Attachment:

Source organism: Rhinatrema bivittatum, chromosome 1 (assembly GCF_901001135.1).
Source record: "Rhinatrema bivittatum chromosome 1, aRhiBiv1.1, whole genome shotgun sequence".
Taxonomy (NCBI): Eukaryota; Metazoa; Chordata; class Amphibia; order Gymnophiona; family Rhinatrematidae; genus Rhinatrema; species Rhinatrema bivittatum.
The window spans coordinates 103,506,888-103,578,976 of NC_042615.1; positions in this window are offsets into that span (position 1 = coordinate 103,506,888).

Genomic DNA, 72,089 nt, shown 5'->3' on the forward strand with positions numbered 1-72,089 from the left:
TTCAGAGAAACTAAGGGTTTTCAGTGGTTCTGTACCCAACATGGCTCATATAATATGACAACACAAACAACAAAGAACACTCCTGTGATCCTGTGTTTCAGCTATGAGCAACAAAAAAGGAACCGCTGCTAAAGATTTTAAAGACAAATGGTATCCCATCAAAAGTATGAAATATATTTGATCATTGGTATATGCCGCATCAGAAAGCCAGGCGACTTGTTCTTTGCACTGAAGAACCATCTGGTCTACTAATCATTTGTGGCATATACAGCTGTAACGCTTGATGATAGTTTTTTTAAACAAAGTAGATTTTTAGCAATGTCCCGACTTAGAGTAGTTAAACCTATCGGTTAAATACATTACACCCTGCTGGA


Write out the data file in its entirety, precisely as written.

Source organism: Rhinatrema bivittatum, chromosome 1 (assembly GCF_901001135.1).
Source record: "Rhinatrema bivittatum chromosome 1, aRhiBiv1.1, whole genome shotgun sequence".
Taxonomy (NCBI): Eukaryota; Metazoa; Chordata; class Amphibia; order Gymnophiona; family Rhinatrematidae; genus Rhinatrema; species Rhinatrema bivittatum.
The window spans coordinates 103,506,888-103,578,976 of NC_042615.1; positions in this window are offsets into that span (position 1 = coordinate 103,506,888).

Genomic DNA, 72,089 nt, shown 5'->3' on the forward strand with positions numbered 1-72,089 from the left:
TTCAGAGAAACTAAGGGTTTTCAGTGGTTCTGTACCCAACATGGCTCATATAATATGACAACACAAACAACAAAGAACACTCCTGTGATCCTGTGTTTCAGCTATGAGCAACAAAAAAGGAACCGCTGCTAAAGATTTTAAAGACAAATGGTATCCCATCAAAAGTATGAAATATATTTGATCATTGGTATATGCCGCATCAGAAAGCCAGGCGACTTGTTCTTTGCACTGAAGAACCATCTGGTCTACTAATCATTTGTGGCATATACAGCTGTAACGCTTGATGATAGTTTTTTTAAACAAAGTAGATTTTTAGCAATGTCCCGACTTAGAGTAGTTAAACCTATCGGTTAAATACATTACACCCTGCTGGA